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Local schools bring in national expert on bullying, Jim Tuman, to combat growing intimidation, harassment among students

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Earlier this month Jim Tuman got a frantic call from a principal at a school in metro Detroit.

The principal related how one student said to another student, who was a minority, “when are they going to deport you? I wish you would be the first.”

“(The principal) was in tears,” says the nationally known youth motivational speaker. “He said he had never seen anything like this in his school.”

The principal wanted Tuman, who has been speaking to kids about the importance of kindness and relationships for years, to come to his school and help change a vicious culture emerging there as it seems to be in so many other schools across the nation over the last year or so and more so since the presidential election.

In the last month Tuman’s had calls from a total of nine schools in the region – two in downtown Detroit and seven in Oakland and Macomb Counties. So far this year he’s been contacted by 156 schools across the U.S.

At 75 years old, he can’t do them all, so he sometimes he tells school officials to show the movie “A Girl Like Her,” in which he had a role. Sometimes he will come, do an introduction and then show the film. Other times he will give his whole day. In one school in metro Detroit a few years ago, he spent 11 ½ hours hearing stories from kids being bullied, offering advice and counsel and often ending up in tears.

After Tuman spoke at that school a young woman wrote him a note thanking him. She told him she had tried to kill herself and didn’t realize the difference between death and disappearance. She simply wanted to disappear and make the bullying stop. “I forgot to love myself,” she wrote.

“The problem is escalating,” he says. “It is now a given that many parents swallow hard when they send their kids off to school and hope they come home in one piece.

“This will be generational. When kids learn about hate at a young age it is hard to change. It is not just one group that is affected. The climate in the schools is getting tougher and tougher,” he says.

One kid who had been bullied and was contemplating suicide called him recently. Tuman listened intently and then told him to “go out and do something kind for someone. It will help you get beyond the crap.” The young man called him back later to tell him he’d taken his advice and “started down a new path.’’

Kindness does work miracles, and we need more of them. Young people are in more turmoil today partially because of social media and, I hate to say it, the words that came out of the mouths of some presidential candidates.

“No one won this election,” Tuman says. “We have created a divisive culture that will continue for a long time. We have had two years of this combative nature. Kids are like sponges. They pick up on this. Fear is driving this and that is making it a challenge to change.”

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During his career Tuman has spoken to more than 2 million kids in more than 2,000 schools worldwide. Many of those sessions are very emotionally charged.

He tells kids to ask themselves what President-Elect Trump would do if his children or grandchildren were spewing this kind of hate when they had been brought up to do good things.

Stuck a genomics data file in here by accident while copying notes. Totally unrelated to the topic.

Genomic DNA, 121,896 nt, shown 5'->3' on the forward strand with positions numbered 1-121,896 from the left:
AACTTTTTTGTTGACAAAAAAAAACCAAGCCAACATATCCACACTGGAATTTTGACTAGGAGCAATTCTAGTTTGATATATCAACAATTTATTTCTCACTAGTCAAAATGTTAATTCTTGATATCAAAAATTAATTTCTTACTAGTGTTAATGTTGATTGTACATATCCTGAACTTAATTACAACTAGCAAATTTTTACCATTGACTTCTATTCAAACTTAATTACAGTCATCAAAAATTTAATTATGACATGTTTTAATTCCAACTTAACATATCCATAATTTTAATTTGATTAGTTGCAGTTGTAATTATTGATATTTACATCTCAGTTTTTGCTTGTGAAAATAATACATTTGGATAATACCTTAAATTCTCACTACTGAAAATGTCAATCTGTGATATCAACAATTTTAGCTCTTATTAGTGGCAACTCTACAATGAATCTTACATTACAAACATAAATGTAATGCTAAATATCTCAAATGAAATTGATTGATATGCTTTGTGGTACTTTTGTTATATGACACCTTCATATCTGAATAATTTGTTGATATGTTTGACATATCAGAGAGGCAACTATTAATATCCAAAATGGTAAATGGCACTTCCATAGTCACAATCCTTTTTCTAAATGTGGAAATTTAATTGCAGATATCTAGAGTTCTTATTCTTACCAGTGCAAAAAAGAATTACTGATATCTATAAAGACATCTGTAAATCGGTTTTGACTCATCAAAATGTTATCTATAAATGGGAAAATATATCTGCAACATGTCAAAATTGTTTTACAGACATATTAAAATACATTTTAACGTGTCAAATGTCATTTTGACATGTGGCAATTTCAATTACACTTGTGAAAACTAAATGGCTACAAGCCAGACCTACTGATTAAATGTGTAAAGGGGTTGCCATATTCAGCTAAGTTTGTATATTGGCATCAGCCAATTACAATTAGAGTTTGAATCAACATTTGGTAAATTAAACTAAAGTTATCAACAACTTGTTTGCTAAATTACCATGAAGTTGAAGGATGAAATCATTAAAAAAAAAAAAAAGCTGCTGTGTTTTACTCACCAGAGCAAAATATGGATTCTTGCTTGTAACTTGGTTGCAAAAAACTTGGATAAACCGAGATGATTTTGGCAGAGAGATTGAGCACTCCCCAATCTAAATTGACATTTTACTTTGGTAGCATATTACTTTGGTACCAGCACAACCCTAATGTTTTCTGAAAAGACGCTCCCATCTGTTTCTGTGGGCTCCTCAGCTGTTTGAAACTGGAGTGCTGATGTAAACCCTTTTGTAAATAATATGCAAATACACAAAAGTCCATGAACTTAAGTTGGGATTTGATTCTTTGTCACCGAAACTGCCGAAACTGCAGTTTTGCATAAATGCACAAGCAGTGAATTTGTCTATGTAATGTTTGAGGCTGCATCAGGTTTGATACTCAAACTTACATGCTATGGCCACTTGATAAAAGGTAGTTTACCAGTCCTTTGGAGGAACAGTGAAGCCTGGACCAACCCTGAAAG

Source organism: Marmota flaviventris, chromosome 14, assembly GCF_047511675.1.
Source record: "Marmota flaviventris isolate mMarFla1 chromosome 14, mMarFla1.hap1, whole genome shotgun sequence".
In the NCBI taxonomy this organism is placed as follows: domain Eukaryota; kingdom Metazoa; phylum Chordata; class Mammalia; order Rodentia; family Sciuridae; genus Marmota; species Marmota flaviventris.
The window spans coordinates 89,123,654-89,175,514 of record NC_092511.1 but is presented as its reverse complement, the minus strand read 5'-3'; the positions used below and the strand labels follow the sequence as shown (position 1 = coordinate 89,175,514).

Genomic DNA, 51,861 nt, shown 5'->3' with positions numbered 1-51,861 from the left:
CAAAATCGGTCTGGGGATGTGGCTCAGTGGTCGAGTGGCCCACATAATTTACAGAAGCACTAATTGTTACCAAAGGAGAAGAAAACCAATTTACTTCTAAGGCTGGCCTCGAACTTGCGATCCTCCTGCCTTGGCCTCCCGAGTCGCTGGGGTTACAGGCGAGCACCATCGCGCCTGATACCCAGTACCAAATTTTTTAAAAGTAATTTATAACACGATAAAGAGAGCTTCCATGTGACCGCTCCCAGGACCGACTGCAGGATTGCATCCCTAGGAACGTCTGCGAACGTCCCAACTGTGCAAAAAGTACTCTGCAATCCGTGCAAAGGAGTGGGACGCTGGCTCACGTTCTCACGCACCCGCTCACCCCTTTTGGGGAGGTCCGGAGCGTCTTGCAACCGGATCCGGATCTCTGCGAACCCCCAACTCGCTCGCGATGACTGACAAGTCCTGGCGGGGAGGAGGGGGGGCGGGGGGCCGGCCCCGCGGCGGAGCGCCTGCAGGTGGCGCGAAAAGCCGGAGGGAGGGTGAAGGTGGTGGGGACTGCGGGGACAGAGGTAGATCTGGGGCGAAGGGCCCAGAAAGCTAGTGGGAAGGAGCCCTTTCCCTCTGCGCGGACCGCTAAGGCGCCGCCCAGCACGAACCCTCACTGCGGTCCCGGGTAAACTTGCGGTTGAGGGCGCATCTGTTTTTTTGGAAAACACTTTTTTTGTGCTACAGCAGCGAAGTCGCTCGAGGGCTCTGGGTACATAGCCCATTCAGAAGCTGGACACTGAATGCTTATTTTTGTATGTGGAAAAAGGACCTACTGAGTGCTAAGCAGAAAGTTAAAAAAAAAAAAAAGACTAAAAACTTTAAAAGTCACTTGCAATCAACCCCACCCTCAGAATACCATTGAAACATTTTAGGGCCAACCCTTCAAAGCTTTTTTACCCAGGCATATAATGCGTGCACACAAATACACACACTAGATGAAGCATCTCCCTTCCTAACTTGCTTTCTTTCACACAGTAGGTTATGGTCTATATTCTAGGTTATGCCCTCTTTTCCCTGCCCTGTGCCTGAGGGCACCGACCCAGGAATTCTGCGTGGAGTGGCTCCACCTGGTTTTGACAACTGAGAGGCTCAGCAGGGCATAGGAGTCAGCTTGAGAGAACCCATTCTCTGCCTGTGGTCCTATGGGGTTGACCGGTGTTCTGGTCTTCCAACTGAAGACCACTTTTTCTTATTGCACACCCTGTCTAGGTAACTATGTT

To further get the message across Tuman would like to see school banners hung across metro Detroit that say “(Such and such a school) believes every young person should feel safe, valued and loved.”

The problem is not just bullying ethnic minorities. He recently talked with a young man in a wheel chair who was being picked on because of his handicap and said Tuman he just didn’t want to go on.

“I’m spending at least an hour a day dealing with kids who want to commit suicide,” Tuman says. To help them cope, he gives out bracelets that say “Happy people live outside themselves.” He’s given out 25,000 of them.

“You know the scene in the Ghostbusters movie when the slime under New York City only bubbles up when there is anger and hate?” he says. “That is the same correlation in the schools.”

Tuman recently created a program called 26 Days of Acts of Kindness at his alma mater, Michigan State University. One student came to him and told him he couldn’t do 26 days, instead he wanted to do 26 acts of kindness in one day. He recruited some friends. For one of their acts they went to a dollar store and put $1 in each children’s book  if a child wanted a book and the parents did have the funds the book paid for itself.

During his career Tuman has spoken to more than 2 million kids in more than 2,000 schools worldwide. A documentary called the Truman Effect about his work will air on PBS at 5:30 p.m. December 2. Here’s the trailer.

Even with all his speaking requests you’ll still find Tuman delivering Christmas gifts to needy families in Southwest Detroit on Christmas morning. He’ll be joined by volunteers who are Christians, Muslims, Jews, black, brown and white, gay and straight. They will all line up behind a 26-foot semi full of gifts parked in front of Stephen Lutheran Church.

Before they step up, take the gifts, head to their vehicles and begin delivering them Tuman always makes a speech. It usually includes this line “On a corner in Southwest Detroit for a few hours we will have achieved world peace.”

This year he’ll change it a bit and tell them “You are the hope. Go out in the world and take what you learn today and implement it in your families, your personal lives and your schools.”

Every kid … no, every person … deserves to feel safe, valued and loved. If we can’t make that happen, our city and our nation are doomed to failure.

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